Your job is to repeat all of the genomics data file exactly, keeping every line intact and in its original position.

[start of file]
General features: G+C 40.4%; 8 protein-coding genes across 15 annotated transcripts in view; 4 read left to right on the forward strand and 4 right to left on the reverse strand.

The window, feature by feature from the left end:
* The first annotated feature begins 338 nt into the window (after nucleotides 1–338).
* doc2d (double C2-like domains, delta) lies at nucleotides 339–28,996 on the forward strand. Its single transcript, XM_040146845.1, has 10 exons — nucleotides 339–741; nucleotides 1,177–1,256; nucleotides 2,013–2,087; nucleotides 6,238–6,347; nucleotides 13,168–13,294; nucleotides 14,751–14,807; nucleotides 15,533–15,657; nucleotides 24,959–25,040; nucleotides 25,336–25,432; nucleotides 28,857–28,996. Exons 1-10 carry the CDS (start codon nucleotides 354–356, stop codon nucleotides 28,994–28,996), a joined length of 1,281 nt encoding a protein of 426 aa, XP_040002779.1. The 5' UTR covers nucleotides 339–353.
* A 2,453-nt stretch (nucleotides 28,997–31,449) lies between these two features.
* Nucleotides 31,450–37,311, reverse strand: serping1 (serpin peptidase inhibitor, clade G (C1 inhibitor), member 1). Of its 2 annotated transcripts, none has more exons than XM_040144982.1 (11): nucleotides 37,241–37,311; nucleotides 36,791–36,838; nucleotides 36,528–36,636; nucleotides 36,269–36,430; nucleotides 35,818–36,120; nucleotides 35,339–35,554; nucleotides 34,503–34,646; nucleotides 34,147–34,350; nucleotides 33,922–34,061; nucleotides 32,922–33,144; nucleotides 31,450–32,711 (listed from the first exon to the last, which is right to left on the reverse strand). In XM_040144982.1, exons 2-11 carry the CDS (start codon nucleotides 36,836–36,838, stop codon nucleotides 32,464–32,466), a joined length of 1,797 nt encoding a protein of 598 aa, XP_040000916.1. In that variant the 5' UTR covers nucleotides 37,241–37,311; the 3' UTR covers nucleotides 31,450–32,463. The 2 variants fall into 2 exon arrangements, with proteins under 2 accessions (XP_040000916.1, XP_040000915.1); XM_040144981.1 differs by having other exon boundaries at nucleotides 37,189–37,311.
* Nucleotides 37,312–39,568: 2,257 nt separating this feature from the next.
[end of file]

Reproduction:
General features: G+C 40.4%; 8 protein-coding genes across 15 annotated transcripts in view; 4 read left to right on the forward strand and 4 right to left on the reverse strand.

The window, feature by feature from the left end:
* The first annotated feature begins 338 nt into the window (after nucleotides 1–338).
* doc2d (double C2-like domains, delta) lies at nucleotides 339–28,996 on the forward strand. Its single transcript, XM_040146845.1, has 10 exons — nucleotides 339–741; nucleotides 1,177–1,256; nucleotides 2,013–2,087; nucleotides 6,238–6,347; nucleotides 13,168–13,294; nucleotides 14,751–14,807; nucleotides 15,533–15,657; nucleotides 24,959–25,040; nucleotides 25,336–25,432; nucleotides 28,857–28,996. Exons 1-10 carry the CDS (start codon nucleotides 354–356, stop codon nucleotides 28,994–28,996), a joined length of 1,281 nt encoding a protein of 426 aa, XP_040002779.1. The 5' UTR covers nucleotides 339–353.
* A 2,453-nt stretch (nucleotides 28,997–31,449) lies between these two features.
* Nucleotides 31,450–37,311, reverse strand: serping1 (serpin peptidase inhibitor, clade G (C1 inhibitor), member 1). Of its 2 annotated transcripts, none has more exons than XM_040144982.1 (11): nucleotides 37,241–37,311; nucleotides 36,791–36,838; nucleotides 36,528–36,636; nucleotides 36,269–36,430; nucleotides 35,818–36,120; nucleotides 35,339–35,554; nucleotides 34,503–34,646; nucleotides 34,147–34,350; nucleotides 33,922–34,061; nucleotides 32,922–33,144; nucleotides 31,450–32,711 (listed from the first exon to the last, which is right to left on the reverse strand). In XM_040144982.1, exons 2-11 carry the CDS (start codon nucleotides 36,836–36,838, stop codon nucleotides 32,464–32,466), a joined length of 1,797 nt encoding a protein of 598 aa, XP_040000916.1. In that variant the 5' UTR covers nucleotides 37,241–37,311; the 3' UTR covers nucleotides 31,450–32,463. The 2 variants fall into 2 exon arrangements, with proteins under 2 accessions (XP_040000916.1, XP_040000915.1); XM_040144981.1 differs by having other exon boundaries at nucleotides 37,189–37,311.
* Nucleotides 37,312–39,568: 2,257 nt separating this feature from the next.